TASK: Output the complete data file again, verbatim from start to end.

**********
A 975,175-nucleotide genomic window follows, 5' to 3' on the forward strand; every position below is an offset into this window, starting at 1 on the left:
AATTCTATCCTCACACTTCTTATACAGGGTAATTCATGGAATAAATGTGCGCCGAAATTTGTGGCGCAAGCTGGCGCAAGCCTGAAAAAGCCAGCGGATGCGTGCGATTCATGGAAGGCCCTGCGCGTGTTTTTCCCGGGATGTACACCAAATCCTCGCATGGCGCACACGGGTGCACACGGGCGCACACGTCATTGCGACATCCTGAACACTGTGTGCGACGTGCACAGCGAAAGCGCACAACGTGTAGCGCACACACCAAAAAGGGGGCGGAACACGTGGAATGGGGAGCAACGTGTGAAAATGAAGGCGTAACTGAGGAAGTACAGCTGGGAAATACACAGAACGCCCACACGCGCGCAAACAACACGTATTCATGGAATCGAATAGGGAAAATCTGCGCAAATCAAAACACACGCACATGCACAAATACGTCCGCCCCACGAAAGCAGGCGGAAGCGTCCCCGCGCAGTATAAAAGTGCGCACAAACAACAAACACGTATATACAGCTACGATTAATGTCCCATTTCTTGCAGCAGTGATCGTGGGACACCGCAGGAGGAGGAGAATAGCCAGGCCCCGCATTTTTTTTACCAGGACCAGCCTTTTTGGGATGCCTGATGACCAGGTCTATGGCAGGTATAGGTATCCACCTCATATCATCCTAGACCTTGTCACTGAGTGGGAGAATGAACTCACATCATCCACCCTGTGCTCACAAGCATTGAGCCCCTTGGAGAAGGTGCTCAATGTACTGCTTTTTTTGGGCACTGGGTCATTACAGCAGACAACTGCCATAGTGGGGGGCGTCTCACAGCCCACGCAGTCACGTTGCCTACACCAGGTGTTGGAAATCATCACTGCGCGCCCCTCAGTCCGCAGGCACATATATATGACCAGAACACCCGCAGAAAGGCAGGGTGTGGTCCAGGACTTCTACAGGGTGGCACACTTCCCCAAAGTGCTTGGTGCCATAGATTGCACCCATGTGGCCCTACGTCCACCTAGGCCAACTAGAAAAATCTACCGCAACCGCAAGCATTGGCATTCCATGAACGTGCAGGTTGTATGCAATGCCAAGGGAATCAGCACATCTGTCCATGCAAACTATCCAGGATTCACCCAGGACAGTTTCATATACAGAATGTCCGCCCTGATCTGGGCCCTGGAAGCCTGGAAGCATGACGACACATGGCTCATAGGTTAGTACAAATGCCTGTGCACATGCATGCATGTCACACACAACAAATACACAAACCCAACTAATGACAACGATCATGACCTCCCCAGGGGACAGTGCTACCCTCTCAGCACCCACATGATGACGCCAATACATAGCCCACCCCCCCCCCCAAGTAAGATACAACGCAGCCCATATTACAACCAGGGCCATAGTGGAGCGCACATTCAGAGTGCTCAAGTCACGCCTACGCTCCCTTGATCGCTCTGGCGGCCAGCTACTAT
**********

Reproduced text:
A 975,175-nucleotide genomic window follows, 5' to 3' on the forward strand; every position below is an offset into this window, starting at 1 on the left:
AATTCTATCCTCACACTTCTTATACAGGGTAATTCATGGAATAAATGTGCGCCGAAATTTGTGGCGCAAGCTGGCGCAAGCCTGAAAAAGCCAGCGGATGCGTGCGATTCATGGAAGGCCCTGCGCGTGTTTTTCCCGGGATGTACACCAAATCCTCGCATGGCGCACACGGGTGCACACGGGCGCACACGTCATTGCGACATCCTGAACACTGTGTGCGACGTGCACAGCGAAAGCGCACAACGTGTAGCGCACACACCAAAAAGGGGGCGGAACACGTGGAATGGGGAGCAACGTGTGAAAATGAAGGCGTAACTGAGGAAGTACAGCTGGGAAATACACAGAACGCCCACACGCGCGCAAACAACACGTATTCATGGAATCGAATAGGGAAAATCTGCGCAAATCAAAACACACGCACATGCACAAATACGTCCGCCCCACGAAAGCAGGCGGAAGCGTCCCCGCGCAGTATAAAAGTGCGCACAAACAACAAACACGTATATACAGCTACGATTAATGTCCCATTTCTTGCAGCAGTGATCGTGGGACACCGCAGGAGGAGGAGAATAGCCAGGCCCCGCATTTTTTTTACCAGGACCAGCCTTTTTGGGATGCCTGATGACCAGGTCTATGGCAGGTATAGGTATCCACCTCATATCATCCTAGACCTTGTCACTGAGTGGGAGAATGAACTCACATCATCCACCCTGTGCTCACAAGCATTGAGCCCCTTGGAGAAGGTGCTCAATGTACTGCTTTTTTTGGGCACTGGGTCATTACAGCAGACAACTGCCATAGTGGGGGGCGTCTCACAGCCCACGCAGTCACGTTGCCTACACCAGGTGTTGGAAATCATCACTGCGCGCCCCTCAGTCCGCAGGCACATATATATGACCAGAACACCCGCAGAAAGGCAGGGTGTGGTCCAGGACTTCTACAGGGTGGCACACTTCCCCAAAGTGCTTGGTGCCATAGATTGCACCCATGTGGCCCTACGTCCACCTAGGCCAACTAGAAAAATCTACCGCAACCGCAAGCATTGGCATTCCATGAACGTGCAGGTTGTATGCAATGCCAAGGGAATCAGCACATCTGTCCATGCAAACTATCCAGGATTCACCCAGGACAGTTTCATATACAGAATGTCCGCCCTGATCTGGGCCCTGGAAGCCTGGAAGCATGACGACACATGGCTCATAGGTTAGTACAAATGCCTGTGCACATGCATGCATGTCACACACAACAAATACACAAACCCAACTAATGACAACGATCATGACCTCCCCAGGGGACAGTGCTACCCTCTCAGCACCCACATGATGACGCCAATACATAGCCCACCCCCCCCCCCAAGTAAGATACAACGCAGCCCATATTACAACCAGGGCCATAGTGGAGCGCACATTCAGAGTGCTCAAGTCACGCCTACGCTCCCTTGATCGCTCTGGCGGCCAGCTACTAT